On the Monday that district schools reopened in Palm Beach County, Florida,944 teachers declared themselves on sick or personal business leave. It is the first school in South Florida to reopen and is a sign of things to come. So far, 64 teachers in the district have quit their jobs, 82 have gone on indefinite leave, and 278 have been allowed to work remotely. Over the next week, almost 900 were absent. Schools could not find substitutes and the result was even greater overcrowding of children... and outbreaks began.
Other Florida counties began reopening schools in August and within 15 days nearly 9,000 new cases of COVID-19 were confirmed among children. The infection figures keep growing. Since August 10, pediatric hospitalizations have increased by almost 20%. Bus drivers are terrified and point out that social distancing rules within buses cannot be met.
The school year in Kenosha began on September 14 with a co-educational model in which students were given the option of taking virtual or in-person classes. Although the school did not reopen completely, new cases emerged in just a few days. Across the United States, infected teachers were dying during the first days of early openings.
276 teachers in Kenosha, Wisconsin, reported that they were going to be absent on the Monday that classes began. Other school workers did the same although no figures were released. As a result, seven schools in Kenosha were forced to hold exclusively virtual classes throughout the week. Although many blame the district's school workers' union, Kenosha Education Association (KEA) denies any involvement in the wave of absences. We believe them.
When hundreds of school workers notified the seven schools last Sunday that they would not appear for work on Monday, the school district issued a notice saying that the schools would go virtual for the entire week. Officials began investigating the absences to find out whether they were legitimate or not. The school district stated that it would investigate teachers whose absence was not legitimate and take appropriate disciplinary action. The district concluded on Tuesday that most absences were legitimate and were due to illness, bereavement, symptoms of COVID-19, the need to care for sick family members, or preventive quarantine after contact with infected people.
School officials were trying to reassure the public that the wave of absences was not a covert protest. But in doing so, they exposed the main argument against the reopening as justified. The result was something like saying: There's nothing to worry about, it's not a strike, it's just that the teachers are sick or mourning.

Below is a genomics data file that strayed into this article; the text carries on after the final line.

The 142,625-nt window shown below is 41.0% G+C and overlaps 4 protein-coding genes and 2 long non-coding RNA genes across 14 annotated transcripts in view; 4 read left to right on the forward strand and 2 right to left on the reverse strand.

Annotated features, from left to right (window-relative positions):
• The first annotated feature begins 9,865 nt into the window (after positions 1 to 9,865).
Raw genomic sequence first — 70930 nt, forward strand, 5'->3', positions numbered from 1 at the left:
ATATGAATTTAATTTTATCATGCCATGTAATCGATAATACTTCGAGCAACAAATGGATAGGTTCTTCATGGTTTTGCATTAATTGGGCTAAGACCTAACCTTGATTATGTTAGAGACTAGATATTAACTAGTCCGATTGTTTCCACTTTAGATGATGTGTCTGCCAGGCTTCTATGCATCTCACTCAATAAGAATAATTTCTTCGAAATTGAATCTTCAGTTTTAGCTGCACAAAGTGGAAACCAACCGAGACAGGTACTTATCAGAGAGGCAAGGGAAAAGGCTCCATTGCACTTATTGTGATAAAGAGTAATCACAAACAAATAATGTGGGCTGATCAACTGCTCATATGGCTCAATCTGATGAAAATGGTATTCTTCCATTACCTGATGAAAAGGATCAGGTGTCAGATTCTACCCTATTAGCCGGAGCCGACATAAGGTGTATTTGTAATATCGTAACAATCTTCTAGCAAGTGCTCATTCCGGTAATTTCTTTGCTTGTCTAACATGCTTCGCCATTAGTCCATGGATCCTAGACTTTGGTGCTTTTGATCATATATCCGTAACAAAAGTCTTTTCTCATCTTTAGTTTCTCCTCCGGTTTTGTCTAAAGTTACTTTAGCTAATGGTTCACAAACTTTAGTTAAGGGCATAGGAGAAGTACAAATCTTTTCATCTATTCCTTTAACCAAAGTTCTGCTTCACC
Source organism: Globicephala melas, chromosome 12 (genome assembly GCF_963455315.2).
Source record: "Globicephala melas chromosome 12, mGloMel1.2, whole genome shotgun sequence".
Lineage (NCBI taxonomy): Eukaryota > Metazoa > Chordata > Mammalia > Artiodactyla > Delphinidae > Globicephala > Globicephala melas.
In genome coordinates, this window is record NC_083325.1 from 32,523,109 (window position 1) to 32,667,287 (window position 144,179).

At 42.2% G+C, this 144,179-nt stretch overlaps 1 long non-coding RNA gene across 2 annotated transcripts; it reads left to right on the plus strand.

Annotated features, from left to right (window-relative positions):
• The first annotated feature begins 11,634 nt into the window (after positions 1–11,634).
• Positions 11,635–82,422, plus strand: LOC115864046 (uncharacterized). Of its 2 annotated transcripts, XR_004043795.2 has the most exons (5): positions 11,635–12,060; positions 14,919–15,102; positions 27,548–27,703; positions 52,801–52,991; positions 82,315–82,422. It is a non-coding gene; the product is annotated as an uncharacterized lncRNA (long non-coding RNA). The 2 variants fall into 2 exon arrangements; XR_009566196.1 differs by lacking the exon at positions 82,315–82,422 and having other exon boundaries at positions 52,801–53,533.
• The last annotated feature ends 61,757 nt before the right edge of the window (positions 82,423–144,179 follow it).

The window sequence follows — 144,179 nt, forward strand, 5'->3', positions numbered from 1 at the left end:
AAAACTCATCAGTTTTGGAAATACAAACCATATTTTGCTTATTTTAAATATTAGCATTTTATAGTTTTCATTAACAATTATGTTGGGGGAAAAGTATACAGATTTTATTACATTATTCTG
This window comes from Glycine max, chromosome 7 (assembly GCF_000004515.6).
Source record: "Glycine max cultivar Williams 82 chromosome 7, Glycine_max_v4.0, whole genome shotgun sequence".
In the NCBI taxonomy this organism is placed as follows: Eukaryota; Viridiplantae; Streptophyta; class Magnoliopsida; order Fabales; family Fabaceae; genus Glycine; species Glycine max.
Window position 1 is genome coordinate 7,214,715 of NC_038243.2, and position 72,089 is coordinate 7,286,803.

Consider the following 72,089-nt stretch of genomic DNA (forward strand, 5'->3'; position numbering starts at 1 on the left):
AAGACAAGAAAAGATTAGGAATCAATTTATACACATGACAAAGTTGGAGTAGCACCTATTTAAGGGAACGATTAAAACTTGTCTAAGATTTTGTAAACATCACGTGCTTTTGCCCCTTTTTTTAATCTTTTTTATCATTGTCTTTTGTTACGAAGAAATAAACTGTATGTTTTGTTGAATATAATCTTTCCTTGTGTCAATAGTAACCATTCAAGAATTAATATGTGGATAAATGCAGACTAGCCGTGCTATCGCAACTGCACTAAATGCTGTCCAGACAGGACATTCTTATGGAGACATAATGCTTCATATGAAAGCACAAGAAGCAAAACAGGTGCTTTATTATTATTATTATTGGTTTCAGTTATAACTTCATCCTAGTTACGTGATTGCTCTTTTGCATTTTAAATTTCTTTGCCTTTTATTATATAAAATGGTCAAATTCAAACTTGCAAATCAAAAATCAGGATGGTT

The danger, of course, is not going to go away after a week and the school workers will still face it on their return. What happens now is up to them, not to the trade unions. After Monday's absences, the union stated that the district's schools needed to start classes virtually. But they didn't coordinate any strikes before to prevent the opening of the schools and won't do so now.
New York schools closed in mid-March on the initiative of school workers, in defiance of the unions. They reopened last Monday and 100 school buildings have already reported positive cases. As expected, neither the teacher's union nor the local union of school bus drivers will do anything. One bus driver stated:
I am concerned about the reopening of the school. It is frightening. If they do, we'll have an outbreak, and the city will have to close down again. More people will die. I haven't heard from my union; it doesn't say anything. The teachers' union said they were going to strike. But they didn't. They don't care.
Hundreds of teachers in Livingston Parish called in sick Wednesday to protest not only the reopening, but the hike in the price of their health insurance, a de facto wage cut. The union, the AFT-affiliated Livingston Teachers' Federation, is trying to control the teachers' resistance by limiting it to a single day of protest.